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Time for Parenting...

...because raising children is a full-time job

January 2001 Newsletter

Editorial; Voices; Baby to child: the importance of emotional well-being; The Nurturing Programme; New members write

Voices : The Sequel

We were delighted to read the headline on the front of the latest 'Voices' magazine that 'Mums matter - it's the most important job of all' - but disappointed to find that the sentiment is only skin deep. Most of the discussion of motherhood in this document is concerned with how children can be fitted in around the all-important work culture. Alex Nightingale reports.

'Voices' is the latest publication of the Government's Women's Unit, a sequel to the magazine of the same name issued in 1999 (see our Autumn 99 newsletter). It is supposed to be about ensuring 'genuine choices' for women, but the list in the introduction by Margaret Jay and Tessa Jowell covers maternity rights, childcare and the minimum wage with no mention of support for full time mothers.

We all know that lack of financial support and social recognition means that many women are denied the choice to stay at home with their children. We should like to see the Women's Unit campaigning for the Government to recognise and value the importance of this role.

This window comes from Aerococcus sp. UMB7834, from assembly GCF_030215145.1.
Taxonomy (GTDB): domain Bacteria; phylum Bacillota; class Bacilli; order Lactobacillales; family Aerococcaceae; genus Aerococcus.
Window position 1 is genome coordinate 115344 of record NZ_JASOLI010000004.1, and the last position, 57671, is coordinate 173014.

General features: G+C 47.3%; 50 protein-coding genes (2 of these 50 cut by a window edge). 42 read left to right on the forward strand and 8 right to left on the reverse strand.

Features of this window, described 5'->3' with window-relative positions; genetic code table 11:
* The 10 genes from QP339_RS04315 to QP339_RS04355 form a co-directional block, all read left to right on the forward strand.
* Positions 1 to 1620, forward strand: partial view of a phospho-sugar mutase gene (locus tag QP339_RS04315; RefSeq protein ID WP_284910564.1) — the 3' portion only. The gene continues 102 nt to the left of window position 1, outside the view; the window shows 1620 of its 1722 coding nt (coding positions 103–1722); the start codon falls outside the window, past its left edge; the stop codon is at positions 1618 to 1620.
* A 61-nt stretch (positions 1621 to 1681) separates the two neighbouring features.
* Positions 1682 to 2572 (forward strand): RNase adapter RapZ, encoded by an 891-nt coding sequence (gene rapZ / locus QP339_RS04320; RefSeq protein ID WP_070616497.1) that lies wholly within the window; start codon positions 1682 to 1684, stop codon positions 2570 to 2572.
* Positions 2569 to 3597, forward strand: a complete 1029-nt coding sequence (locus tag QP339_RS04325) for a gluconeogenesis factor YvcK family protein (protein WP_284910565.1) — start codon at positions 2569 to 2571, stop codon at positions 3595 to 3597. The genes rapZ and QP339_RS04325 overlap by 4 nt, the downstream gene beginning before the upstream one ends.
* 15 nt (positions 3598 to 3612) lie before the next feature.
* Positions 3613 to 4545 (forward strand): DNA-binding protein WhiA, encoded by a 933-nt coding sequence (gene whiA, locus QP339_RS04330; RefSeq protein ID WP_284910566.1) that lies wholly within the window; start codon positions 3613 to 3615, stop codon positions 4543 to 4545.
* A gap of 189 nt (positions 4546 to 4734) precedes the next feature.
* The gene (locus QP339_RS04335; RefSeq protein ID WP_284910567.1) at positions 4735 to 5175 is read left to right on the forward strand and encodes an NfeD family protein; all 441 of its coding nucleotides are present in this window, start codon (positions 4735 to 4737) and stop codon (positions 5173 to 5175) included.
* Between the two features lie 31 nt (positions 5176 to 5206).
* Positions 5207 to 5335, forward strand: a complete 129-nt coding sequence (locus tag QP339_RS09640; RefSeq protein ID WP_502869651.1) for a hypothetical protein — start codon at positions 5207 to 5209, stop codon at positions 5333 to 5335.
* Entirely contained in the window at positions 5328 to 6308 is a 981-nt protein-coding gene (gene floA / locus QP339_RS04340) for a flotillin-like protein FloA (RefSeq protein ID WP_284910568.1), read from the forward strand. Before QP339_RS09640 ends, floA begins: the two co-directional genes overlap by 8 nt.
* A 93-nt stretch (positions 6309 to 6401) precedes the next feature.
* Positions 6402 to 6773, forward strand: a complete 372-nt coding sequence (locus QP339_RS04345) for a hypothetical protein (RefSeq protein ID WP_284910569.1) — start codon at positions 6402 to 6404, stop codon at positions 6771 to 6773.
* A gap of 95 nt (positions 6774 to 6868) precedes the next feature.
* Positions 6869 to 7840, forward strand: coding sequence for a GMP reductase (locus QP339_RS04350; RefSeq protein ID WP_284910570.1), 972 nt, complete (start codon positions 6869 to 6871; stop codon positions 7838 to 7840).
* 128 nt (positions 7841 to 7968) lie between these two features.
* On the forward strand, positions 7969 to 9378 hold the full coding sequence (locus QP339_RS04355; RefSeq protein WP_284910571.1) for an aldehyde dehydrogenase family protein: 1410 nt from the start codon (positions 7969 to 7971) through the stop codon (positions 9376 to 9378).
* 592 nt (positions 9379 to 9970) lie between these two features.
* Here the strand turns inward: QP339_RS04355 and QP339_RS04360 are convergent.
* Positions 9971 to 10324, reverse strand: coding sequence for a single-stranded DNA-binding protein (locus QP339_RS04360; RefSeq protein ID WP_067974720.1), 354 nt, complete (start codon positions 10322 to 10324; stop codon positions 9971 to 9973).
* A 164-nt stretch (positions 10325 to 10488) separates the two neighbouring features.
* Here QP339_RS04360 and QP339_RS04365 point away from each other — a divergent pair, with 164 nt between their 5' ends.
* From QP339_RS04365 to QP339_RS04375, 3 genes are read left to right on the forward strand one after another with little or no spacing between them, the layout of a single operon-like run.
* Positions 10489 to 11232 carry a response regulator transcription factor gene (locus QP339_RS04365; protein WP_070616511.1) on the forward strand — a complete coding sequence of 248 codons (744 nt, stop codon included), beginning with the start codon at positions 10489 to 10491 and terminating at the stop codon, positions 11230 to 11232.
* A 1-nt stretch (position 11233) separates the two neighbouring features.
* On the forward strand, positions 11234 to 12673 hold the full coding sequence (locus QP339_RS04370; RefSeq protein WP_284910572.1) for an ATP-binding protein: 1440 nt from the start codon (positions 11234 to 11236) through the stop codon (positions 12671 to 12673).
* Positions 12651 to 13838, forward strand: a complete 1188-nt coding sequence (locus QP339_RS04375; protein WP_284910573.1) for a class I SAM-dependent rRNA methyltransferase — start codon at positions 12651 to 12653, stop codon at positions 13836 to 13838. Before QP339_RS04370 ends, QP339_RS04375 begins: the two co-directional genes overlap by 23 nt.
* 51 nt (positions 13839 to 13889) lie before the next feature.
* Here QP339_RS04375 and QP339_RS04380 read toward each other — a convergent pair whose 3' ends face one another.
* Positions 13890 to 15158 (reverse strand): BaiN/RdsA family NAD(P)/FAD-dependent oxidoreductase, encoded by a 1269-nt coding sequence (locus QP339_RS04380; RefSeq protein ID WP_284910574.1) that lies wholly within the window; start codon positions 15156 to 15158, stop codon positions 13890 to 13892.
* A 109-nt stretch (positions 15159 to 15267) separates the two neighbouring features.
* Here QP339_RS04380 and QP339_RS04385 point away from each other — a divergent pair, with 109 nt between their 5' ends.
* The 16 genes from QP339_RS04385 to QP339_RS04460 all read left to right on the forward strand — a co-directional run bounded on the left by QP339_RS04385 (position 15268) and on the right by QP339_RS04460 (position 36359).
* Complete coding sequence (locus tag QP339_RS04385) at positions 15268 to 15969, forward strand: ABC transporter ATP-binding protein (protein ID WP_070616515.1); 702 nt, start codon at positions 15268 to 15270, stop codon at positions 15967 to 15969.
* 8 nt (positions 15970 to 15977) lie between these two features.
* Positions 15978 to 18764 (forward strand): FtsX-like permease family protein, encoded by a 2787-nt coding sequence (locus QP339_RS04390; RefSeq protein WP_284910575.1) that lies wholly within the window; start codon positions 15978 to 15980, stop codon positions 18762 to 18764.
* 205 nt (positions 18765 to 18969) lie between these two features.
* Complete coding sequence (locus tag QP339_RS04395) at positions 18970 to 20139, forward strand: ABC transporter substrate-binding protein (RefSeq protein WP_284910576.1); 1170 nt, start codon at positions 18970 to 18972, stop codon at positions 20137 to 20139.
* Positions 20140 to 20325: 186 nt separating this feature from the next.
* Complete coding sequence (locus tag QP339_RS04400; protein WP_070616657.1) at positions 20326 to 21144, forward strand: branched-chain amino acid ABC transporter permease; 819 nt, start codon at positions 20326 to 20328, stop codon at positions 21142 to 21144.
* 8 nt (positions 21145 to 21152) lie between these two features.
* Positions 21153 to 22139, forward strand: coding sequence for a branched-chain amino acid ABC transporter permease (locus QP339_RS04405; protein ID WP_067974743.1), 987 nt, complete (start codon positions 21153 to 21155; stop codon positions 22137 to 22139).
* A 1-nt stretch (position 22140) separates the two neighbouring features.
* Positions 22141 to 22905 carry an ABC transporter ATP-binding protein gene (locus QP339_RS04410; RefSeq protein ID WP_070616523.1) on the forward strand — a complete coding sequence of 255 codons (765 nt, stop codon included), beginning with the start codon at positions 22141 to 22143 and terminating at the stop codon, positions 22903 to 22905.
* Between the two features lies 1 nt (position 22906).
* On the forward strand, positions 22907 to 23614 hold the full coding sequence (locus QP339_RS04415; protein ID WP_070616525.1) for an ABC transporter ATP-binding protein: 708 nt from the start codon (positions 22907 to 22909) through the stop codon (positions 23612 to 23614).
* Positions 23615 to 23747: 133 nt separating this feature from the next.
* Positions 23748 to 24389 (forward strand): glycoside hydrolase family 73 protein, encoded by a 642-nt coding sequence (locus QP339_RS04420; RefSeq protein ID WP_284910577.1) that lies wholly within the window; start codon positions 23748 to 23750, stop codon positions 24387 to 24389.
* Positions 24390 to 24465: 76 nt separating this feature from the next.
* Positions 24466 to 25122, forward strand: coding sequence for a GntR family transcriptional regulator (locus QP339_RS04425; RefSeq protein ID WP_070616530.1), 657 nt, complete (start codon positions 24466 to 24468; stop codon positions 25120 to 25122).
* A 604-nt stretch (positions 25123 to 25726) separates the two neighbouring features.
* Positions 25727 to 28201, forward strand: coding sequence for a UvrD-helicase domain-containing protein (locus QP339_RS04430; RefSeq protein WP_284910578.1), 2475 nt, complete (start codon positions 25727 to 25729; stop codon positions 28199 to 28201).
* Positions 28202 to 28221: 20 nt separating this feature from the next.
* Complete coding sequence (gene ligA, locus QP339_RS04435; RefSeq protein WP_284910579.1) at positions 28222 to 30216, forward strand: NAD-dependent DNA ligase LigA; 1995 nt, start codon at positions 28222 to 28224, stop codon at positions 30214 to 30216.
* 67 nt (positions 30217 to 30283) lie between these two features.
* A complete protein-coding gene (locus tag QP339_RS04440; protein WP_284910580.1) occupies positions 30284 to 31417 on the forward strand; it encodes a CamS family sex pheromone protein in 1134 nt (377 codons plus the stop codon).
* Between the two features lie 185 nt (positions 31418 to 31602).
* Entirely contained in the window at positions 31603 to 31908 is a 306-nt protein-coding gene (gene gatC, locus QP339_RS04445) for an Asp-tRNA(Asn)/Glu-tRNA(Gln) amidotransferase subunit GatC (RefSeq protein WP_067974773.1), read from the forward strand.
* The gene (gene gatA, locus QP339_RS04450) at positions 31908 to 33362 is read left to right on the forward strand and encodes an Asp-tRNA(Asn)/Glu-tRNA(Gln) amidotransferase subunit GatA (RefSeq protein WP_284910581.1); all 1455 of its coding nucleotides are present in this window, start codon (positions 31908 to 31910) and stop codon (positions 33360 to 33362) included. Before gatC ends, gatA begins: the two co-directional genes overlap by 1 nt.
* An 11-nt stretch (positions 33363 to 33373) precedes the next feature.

Motherhood tends to be ignored in a society which values people according to their financial worth. Voices propagates this materialistic culture by concentrating on 'the cost of being a woman' and the ideology of financial independence. Sadly, it is simply not true to say, as this document claims: 'whatever choice a mother makes, she will be supported and her role recognised as the heart of the family'. Full time mothers do not have that support and recognition: the Government has steadily eroded fiscal benefit for married families whilst asserting that it believes in supporting these choices.

The section 'Mums matter' was a golden opportunity to celebrate the joy and value of motherhood. Instead, the discussion concentrates on the image problem of the word 'housewife', thus neatly covering up the fact that it is largely the Government's work-centred ideology which 'makes you sound like a failure because you aren't working in an office'.

This section also carries a large DFEE advertisement recommending jobs in childcare - being paid to look after other people's children is clearly valued more highly than looking after one's own!

Yet the view expressed in Voices appears to be that paid work is key to women's sense of self worth and her value to society: 'the solution to economic problems depends on enhancing women's economic role. If the Government really believes that motherhood is 'the most important job of all', the job of motherhood should be financially recognised.